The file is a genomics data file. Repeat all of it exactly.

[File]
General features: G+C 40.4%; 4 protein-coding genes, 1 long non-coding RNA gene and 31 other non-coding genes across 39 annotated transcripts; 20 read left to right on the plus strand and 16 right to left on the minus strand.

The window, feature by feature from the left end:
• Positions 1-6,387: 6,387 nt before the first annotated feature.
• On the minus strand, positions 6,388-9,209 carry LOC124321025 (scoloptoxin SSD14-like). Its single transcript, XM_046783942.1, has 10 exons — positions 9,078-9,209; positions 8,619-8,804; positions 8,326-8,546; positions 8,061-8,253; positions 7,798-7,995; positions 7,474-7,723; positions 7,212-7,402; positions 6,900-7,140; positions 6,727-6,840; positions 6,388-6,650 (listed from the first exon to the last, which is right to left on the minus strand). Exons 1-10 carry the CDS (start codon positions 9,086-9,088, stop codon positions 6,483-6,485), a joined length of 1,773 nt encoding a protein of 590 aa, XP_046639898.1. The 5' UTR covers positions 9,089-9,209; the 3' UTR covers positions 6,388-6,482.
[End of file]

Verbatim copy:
General features: G+C 40.4%; 4 protein-coding genes, 1 long non-coding RNA gene and 31 other non-coding genes across 39 annotated transcripts; 20 read left to right on the plus strand and 16 right to left on the minus strand.

The window, feature by feature from the left end:
• Positions 1-6,387: 6,387 nt before the first annotated feature.
• On the minus strand, positions 6,388-9,209 carry LOC124321025 (scoloptoxin SSD14-like). Its single transcript, XM_046783942.1, has 10 exons — positions 9,078-9,209; positions 8,619-8,804; positions 8,326-8,546; positions 8,061-8,253; positions 7,798-7,995; positions 7,474-7,723; positions 7,212-7,402; positions 6,900-7,140; positions 6,727-6,840; positions 6,388-6,650 (listed from the first exon to the last, which is right to left on the minus strand). Exons 1-10 carry the CDS (start codon positions 9,086-9,088, stop codon positions 6,483-6,485), a joined length of 1,773 nt encoding a protein of 590 aa, XP_046639898.1. The 5' UTR covers positions 9,089-9,209; the 3' UTR covers positions 6,388-6,482.